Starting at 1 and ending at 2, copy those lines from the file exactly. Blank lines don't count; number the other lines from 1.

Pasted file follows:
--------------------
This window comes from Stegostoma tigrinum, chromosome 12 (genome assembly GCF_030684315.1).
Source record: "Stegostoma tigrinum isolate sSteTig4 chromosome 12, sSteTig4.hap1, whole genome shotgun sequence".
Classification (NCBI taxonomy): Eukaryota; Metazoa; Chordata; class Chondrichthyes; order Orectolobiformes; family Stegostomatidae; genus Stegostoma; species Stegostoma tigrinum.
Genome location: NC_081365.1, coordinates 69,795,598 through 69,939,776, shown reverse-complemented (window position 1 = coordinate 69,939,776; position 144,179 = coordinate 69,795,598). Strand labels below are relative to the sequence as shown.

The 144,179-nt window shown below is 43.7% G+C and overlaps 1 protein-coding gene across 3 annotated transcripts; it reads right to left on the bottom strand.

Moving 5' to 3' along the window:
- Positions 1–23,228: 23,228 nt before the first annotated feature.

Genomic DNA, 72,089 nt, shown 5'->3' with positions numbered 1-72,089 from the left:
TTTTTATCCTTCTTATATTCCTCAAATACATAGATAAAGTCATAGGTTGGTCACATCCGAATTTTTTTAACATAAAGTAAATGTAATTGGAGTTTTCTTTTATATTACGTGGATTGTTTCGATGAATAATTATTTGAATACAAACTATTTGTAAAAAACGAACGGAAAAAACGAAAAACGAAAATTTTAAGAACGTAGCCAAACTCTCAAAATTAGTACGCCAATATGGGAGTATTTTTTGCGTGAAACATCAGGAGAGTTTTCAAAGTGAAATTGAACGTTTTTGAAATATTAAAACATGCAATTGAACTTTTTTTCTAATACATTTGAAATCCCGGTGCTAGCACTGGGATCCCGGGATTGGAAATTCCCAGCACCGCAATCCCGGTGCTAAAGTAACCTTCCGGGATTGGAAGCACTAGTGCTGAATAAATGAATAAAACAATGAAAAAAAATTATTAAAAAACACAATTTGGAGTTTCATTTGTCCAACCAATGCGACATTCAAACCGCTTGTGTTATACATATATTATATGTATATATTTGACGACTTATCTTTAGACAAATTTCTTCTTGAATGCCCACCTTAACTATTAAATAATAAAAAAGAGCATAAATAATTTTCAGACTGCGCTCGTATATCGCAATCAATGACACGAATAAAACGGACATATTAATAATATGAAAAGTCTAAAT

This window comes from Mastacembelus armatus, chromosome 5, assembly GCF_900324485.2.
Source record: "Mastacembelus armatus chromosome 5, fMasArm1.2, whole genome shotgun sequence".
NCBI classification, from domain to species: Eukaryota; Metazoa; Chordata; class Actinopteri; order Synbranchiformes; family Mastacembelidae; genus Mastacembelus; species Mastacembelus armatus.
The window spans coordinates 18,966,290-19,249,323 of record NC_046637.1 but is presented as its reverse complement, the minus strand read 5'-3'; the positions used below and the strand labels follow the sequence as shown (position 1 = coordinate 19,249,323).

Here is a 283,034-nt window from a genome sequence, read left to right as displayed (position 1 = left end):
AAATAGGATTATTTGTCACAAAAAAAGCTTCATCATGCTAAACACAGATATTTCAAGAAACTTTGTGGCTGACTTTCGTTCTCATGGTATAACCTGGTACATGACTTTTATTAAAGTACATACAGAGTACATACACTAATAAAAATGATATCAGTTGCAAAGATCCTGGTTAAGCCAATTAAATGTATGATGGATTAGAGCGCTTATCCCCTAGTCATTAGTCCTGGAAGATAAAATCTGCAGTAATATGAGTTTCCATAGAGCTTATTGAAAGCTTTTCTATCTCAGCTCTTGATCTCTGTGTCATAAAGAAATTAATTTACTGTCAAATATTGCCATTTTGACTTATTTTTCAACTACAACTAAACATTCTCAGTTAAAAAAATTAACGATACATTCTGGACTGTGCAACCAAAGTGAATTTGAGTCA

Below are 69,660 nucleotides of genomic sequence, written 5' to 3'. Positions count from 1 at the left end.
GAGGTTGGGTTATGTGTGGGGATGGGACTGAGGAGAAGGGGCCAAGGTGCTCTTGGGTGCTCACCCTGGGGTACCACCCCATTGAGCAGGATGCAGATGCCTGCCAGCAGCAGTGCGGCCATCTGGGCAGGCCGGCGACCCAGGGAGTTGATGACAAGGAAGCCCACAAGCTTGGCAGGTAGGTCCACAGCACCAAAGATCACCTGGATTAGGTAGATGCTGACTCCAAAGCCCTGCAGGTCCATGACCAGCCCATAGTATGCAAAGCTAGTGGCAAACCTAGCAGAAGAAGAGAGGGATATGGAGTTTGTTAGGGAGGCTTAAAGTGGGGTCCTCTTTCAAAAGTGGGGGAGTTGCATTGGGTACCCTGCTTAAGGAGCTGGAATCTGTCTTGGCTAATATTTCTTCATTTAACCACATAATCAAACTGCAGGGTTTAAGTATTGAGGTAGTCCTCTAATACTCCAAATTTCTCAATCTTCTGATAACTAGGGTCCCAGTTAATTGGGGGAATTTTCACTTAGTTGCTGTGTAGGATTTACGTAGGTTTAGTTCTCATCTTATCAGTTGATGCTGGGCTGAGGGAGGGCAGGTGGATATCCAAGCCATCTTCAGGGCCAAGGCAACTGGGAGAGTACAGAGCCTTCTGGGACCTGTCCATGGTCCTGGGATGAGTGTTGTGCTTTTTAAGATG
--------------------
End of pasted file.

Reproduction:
This window comes from Stegostoma tigrinum, chromosome 12 (genome assembly GCF_030684315.1).
Source record: "Stegostoma tigrinum isolate sSteTig4 chromosome 12, sSteTig4.hap1, whole genome shotgun sequence".